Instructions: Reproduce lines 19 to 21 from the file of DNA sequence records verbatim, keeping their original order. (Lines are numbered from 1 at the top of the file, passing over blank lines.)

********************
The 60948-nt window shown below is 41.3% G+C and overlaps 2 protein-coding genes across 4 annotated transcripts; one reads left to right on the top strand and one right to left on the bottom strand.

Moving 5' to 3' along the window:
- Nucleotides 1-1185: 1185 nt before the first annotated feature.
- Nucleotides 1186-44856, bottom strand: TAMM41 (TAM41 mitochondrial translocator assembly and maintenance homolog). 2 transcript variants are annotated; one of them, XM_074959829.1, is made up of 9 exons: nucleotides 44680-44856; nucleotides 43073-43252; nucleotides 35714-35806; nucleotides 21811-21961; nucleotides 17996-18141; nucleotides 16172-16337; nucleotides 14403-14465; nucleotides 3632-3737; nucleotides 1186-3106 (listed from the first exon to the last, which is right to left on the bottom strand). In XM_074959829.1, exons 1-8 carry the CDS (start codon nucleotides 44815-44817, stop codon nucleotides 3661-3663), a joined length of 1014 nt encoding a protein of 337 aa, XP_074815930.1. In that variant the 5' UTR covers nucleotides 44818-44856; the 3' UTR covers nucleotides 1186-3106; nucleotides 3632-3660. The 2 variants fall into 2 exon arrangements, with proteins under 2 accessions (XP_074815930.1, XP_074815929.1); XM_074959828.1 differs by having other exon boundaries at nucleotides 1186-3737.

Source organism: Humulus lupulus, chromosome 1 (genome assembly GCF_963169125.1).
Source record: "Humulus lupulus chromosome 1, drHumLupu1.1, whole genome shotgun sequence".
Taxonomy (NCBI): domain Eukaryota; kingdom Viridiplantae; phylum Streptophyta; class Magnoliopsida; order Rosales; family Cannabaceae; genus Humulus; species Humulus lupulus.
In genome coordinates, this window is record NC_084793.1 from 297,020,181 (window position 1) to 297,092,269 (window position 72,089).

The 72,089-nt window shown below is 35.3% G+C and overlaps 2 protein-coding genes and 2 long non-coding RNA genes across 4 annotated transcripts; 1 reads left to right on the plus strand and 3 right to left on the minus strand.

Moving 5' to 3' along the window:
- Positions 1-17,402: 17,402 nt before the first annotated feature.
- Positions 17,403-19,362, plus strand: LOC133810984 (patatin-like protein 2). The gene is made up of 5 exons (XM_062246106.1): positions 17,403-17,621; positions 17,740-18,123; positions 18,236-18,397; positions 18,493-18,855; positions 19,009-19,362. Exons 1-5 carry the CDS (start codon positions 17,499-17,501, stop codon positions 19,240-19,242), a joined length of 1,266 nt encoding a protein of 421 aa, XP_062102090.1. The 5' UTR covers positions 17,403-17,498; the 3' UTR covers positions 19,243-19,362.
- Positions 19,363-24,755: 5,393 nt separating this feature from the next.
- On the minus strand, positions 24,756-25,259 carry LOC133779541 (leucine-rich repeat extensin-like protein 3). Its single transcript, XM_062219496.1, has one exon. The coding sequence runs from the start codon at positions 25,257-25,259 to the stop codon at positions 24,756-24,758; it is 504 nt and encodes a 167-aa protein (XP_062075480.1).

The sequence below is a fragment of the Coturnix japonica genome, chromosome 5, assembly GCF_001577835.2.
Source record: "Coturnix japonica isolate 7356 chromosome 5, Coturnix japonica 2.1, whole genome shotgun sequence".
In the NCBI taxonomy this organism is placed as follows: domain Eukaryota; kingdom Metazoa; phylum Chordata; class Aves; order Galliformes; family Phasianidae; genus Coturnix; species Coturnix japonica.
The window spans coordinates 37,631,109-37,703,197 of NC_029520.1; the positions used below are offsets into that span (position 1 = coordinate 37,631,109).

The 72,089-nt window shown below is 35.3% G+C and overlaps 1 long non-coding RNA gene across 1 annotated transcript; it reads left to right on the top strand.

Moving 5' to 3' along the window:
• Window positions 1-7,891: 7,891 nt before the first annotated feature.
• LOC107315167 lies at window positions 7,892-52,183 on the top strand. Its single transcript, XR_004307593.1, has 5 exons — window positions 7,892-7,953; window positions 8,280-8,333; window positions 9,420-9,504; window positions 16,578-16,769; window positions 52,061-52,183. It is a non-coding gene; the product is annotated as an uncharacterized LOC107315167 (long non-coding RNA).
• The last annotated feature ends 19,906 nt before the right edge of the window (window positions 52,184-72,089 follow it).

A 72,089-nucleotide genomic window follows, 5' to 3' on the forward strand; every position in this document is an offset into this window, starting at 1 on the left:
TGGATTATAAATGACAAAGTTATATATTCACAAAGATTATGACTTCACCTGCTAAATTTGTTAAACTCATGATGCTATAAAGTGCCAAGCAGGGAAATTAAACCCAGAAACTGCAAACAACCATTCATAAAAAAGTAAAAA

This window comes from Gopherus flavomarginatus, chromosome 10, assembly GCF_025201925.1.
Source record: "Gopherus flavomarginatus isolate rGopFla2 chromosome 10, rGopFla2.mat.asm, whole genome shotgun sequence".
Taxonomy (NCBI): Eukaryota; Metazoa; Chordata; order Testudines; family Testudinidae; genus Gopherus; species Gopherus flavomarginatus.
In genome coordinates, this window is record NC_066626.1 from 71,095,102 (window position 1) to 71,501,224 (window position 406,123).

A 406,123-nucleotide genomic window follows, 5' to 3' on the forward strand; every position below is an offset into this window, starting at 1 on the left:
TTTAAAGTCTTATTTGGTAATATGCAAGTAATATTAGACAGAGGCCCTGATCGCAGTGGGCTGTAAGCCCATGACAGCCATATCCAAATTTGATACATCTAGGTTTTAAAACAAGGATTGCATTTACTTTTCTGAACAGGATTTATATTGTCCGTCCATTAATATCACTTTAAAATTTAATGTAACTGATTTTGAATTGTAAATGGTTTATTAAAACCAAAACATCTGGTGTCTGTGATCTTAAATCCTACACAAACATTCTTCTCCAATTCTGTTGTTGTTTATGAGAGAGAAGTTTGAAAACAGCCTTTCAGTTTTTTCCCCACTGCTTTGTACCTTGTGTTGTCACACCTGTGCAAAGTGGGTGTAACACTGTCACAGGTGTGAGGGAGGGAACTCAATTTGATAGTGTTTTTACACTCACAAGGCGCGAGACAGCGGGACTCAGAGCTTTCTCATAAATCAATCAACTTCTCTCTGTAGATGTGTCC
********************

The 72,089-nt window shown below is 35.3% G+C and overlaps 1 long non-coding RNA gene across 1 annotated transcript; it reads left to right on the top strand.

Moving 5' to 3' along the window:
• Window positions 1-7,891: 7,891 nt before the first annotated feature.